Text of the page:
Book Gift Idea for Kids: TIME for Kids BIG Book of Why

Time for Kids Big Book of Why: 1,001 Facts Kids Want to Know
Time for Kids Big Book of Why: 1,001 Facts Kids Want to Know

My kids and I love this book. If you have kids who are always asking “Why…” questions, as most young kids with developing, curious minds do, then you and your kids will love this book by Time for Kids Magazine. Yes, it Time magazine – for kids! I recently read an article about helping your children learn to love nonfiction books and had one of those “aha!” moments.

A large majority of what we, as adults, read in life is nonfiction. Nonfiction, like in school textbooks, prepares kids for the real world, but school reading programs have mostly fiction selections. Do educators think that kids won’t read books unless they’re fiction? Perhaps it’s because our children equate nonfiction books with “boring” textbooks.

My youngest daughter is starting kindergarten this year, and I am well aware that the assessment tests given to our children these days require good nonfiction reading skills. Kids love learning new things, and that can easily be accomplished with nonfiction reading. If kids learn to love nonfiction, it can make them feel (and be) smarter and it also helps develop their critical thinking skills. In addition, nonfiction satisfies their curiosity about the “why’s” of life – from where does lightning come from to why the sky is blue and so much more. Nonfiction also teaches your child about history, which many children find fascinating.

Parents need to be a part of getting their children interested in, and excited about, reading nonfiction.  Learning to enjoy reading nonfiction can and should happen at home, too.  There are so many things around that can be fun nonfiction reading that you can do with your child – newspaper articles, atlases, charts and graphs, brochures, cookbooks, biographies, and more.  Did you know that Time magazine publishes a magazine just for kids – Time for Kids?  I’m ordering a subscription for my kids today (and you can too: call 800-777-8600)!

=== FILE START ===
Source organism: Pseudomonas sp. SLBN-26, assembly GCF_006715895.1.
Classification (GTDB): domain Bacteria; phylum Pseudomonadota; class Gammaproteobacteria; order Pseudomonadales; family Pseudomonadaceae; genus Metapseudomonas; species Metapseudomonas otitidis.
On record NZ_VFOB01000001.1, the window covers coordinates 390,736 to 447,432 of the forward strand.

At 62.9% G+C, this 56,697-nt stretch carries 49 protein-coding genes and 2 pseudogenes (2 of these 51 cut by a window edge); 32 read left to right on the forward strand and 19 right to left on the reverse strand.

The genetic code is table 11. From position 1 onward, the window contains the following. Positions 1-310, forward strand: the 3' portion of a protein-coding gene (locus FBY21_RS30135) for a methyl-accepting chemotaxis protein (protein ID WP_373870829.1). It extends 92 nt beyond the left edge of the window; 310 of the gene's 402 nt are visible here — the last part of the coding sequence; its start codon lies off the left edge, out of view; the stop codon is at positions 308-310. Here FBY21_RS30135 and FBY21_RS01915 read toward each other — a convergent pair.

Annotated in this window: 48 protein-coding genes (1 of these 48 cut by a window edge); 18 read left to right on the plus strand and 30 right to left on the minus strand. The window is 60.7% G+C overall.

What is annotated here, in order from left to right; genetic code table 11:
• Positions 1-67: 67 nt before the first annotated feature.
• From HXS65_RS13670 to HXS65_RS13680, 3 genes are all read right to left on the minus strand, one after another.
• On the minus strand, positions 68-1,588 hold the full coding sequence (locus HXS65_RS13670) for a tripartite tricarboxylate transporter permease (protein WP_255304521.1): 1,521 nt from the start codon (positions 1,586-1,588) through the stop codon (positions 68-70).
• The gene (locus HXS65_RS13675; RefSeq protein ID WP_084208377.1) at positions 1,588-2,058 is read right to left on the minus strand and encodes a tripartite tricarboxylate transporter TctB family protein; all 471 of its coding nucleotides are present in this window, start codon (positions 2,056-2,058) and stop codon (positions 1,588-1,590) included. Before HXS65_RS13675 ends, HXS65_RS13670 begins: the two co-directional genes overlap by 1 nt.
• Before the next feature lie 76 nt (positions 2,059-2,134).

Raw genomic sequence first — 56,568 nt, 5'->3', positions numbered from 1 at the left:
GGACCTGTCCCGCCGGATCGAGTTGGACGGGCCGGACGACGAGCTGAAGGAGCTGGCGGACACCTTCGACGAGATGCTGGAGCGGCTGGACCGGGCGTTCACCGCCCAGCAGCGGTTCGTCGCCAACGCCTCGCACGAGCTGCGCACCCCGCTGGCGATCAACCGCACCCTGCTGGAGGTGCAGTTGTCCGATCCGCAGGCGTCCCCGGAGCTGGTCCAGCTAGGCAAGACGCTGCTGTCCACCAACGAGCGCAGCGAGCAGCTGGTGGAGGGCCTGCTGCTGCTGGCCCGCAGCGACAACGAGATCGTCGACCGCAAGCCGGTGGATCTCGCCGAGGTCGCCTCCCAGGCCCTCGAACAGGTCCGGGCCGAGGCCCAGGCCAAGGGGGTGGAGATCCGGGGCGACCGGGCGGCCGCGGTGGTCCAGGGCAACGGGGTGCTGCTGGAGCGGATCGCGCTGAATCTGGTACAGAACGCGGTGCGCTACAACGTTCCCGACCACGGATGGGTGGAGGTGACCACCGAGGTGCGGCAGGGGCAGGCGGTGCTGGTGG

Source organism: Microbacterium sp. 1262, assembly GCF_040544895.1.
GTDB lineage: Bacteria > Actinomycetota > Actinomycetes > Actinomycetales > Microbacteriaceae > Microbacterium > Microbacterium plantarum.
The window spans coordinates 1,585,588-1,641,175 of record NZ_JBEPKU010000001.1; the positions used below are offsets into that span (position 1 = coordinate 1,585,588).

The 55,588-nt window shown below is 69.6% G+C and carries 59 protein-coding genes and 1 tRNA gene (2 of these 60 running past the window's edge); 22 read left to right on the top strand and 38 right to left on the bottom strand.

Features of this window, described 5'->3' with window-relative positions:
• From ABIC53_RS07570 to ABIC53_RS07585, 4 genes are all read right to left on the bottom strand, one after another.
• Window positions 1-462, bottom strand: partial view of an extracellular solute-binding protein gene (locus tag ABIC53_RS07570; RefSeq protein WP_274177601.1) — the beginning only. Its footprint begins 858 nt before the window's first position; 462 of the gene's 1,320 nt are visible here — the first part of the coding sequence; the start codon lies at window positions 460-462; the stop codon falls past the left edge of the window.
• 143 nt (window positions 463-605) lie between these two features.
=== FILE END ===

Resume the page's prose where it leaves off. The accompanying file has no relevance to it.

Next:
The Big Book of Why, published by Time for Kids, provides a great way to find answers to your kids’ questions and is a great book to have on hand for reading with your child.  It is geared for the 8-12 year old range, but that doesn’t mean that it can’t be enjoyed by the younger children, too.  If your children aren’t reading yet, you can still read from this book to your children and they’ll still reap the benefits of some nonfiction.  Often times kids ask questions that parents have a hard time answering and those are the types of questions that are in this book – how are alligators and crocodiles different?  Why is the Statue of Liberty Green?  Why does a basketball hoop sit ten feet above the ground?  Why don’t penguins fly?  Why is the sky blue?  Why is the ocean salty?  The answers in the book are written in a clear and simple manner for kids (and adults) to understand, and perhaps spur the child to want to learn even more about a particular topic. 

The Big Book of Why answers questions in a large range of topics, including science and technology, people and places, animals, earth, history, and space.  This book also has lots of photographs to help draw kids in.  Learning can be fun and this book can help show children that it, in fact, is. 

Here are some simple things that you can do with your child(ren) to help foster their love of nonfiction:

  • Does your child have a passion for horses, sports, history (or anything) – take a trip to your local library and find books that satisfy their passion.
  • Discuss with your child the difference between fiction and nonfiction and then ask him or her to compare the differences.  You could take her favorite fiction book together with a magazine article and ask how they differ.  Ask what features the article has the book doesn’t, or vice versa.  Examples of differences could include the use of pictures or charts, headlines and subheads, and captions or other things that break up the text.
  • Once your child has a grasp of what nonfiction is, ask what he or she has read and learned – perhaps a fascinating fact or two was picked up and recalled.
  • Let you child help you put something together using an instructional manual – a new toy or a small piece of furniture.  Understanding and following directions is an important life skill that they need to develop.
  • Play a game.  Go over the rules of the game together, using and referring back to the written rules when needed.  Make sure that your child comprehends the rules of the game.
  • Another great way to read nonfiction with your kids is by cooking together.  This not only helps to teach them a life skill, but reading a cookbook or recipe is nonfiction reading.  Talk about why each step in the cooking process is important. 

We all want our children to love learning and to become knowledgeable individuals and part of the responsibility for fostering that love of learning comes from us, the parents.  Encourage and help your child learn to love nonfiction and you and your child will be on your way there! 

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